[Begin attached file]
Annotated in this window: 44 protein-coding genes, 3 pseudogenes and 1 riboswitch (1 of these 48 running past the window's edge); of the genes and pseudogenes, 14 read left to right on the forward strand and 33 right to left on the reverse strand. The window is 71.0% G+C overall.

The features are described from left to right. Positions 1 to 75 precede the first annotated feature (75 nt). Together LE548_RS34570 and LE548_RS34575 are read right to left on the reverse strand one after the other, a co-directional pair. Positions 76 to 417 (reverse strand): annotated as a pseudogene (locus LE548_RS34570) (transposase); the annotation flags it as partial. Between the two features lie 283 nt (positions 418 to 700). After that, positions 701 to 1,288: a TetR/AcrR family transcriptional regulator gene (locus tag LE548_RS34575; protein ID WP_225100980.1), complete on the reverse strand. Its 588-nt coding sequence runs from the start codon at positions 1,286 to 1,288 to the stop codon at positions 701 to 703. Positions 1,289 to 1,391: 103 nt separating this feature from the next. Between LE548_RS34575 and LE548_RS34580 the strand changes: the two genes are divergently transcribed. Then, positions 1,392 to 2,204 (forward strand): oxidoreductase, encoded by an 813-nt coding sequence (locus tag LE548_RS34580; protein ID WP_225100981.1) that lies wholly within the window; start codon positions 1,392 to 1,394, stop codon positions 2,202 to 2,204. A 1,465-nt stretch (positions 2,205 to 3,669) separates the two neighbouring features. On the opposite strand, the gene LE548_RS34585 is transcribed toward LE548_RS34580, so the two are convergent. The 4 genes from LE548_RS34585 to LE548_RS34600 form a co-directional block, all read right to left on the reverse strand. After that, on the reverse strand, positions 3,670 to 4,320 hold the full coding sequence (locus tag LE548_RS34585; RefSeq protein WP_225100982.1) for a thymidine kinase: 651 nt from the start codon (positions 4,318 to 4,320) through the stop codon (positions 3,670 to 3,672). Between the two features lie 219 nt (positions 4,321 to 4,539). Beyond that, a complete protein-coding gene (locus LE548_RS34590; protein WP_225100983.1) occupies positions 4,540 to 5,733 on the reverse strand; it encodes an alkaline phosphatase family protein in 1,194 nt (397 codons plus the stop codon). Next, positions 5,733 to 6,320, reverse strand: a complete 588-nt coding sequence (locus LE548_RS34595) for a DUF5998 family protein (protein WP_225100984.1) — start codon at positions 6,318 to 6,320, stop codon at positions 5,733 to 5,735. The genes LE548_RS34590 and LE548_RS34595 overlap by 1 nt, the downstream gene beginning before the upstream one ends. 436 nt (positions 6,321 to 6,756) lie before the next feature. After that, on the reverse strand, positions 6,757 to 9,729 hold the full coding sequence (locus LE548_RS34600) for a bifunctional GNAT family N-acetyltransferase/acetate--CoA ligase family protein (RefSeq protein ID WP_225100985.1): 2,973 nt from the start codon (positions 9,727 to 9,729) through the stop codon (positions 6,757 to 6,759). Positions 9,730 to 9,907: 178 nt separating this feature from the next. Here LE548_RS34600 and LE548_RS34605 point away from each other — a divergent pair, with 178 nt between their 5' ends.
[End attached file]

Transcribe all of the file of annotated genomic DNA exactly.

Annotated in this window: 44 protein-coding genes, 3 pseudogenes and 1 riboswitch (1 of these 48 running past the window's edge); of the genes and pseudogenes, 14 read left to right on the forward strand and 33 right to left on the reverse strand. The window is 71.0% G+C overall.

The features are described from left to right. Positions 1 to 75 precede the first annotated feature (75 nt). Together LE548_RS34570 and LE548_RS34575 are read right to left on the reverse strand one after the other, a co-directional pair. Positions 76 to 417 (reverse strand): annotated as a pseudogene (locus LE548_RS34570) (transposase); the annotation flags it as partial. Between the two features lie 283 nt (positions 418 to 700). After that, positions 701 to 1,288: a TetR/AcrR family transcriptional regulator gene (locus tag LE548_RS34575; protein ID WP_225100980.1), complete on the reverse strand. Its 588-nt coding sequence runs from the start codon at positions 1,286 to 1,288 to the stop codon at positions 701 to 703. Positions 1,289 to 1,391: 103 nt separating this feature from the next. Between LE548_RS34575 and LE548_RS34580 the strand changes: the two genes are divergently transcribed. Then, positions 1,392 to 2,204 (forward strand): oxidoreductase, encoded by an 813-nt coding sequence (locus tag LE548_RS34580; protein ID WP_225100981.1) that lies wholly within the window; start codon positions 1,392 to 1,394, stop codon positions 2,202 to 2,204. A 1,465-nt stretch (positions 2,205 to 3,669) separates the two neighbouring features. On the opposite strand, the gene LE548_RS34585 is transcribed toward LE548_RS34580, so the two are convergent. The 4 genes from LE548_RS34585 to LE548_RS34600 form a co-directional block, all read right to left on the reverse strand. After that, on the reverse strand, positions 3,670 to 4,320 hold the full coding sequence (locus tag LE548_RS34585; RefSeq protein WP_225100982.1) for a thymidine kinase: 651 nt from the start codon (positions 4,318 to 4,320) through the stop codon (positions 3,670 to 3,672). Between the two features lie 219 nt (positions 4,321 to 4,539). Beyond that, a complete protein-coding gene (locus LE548_RS34590; protein WP_225100983.1) occupies positions 4,540 to 5,733 on the reverse strand; it encodes an alkaline phosphatase family protein in 1,194 nt (397 codons plus the stop codon). Next, positions 5,733 to 6,320, reverse strand: a complete 588-nt coding sequence (locus LE548_RS34595) for a DUF5998 family protein (protein WP_225100984.1) — start codon at positions 6,318 to 6,320, stop codon at positions 5,733 to 5,735. The genes LE548_RS34590 and LE548_RS34595 overlap by 1 nt, the downstream gene beginning before the upstream one ends. 436 nt (positions 6,321 to 6,756) lie before the next feature. After that, on the reverse strand, positions 6,757 to 9,729 hold the full coding sequence (locus LE548_RS34600) for a bifunctional GNAT family N-acetyltransferase/acetate--CoA ligase family protein (RefSeq protein ID WP_225100985.1): 2,973 nt from the start codon (positions 9,727 to 9,729) through the stop codon (positions 6,757 to 6,759). Positions 9,730 to 9,907: 178 nt separating this feature from the next. Here LE548_RS34600 and LE548_RS34605 point away from each other — a divergent pair, with 178 nt between their 5' ends.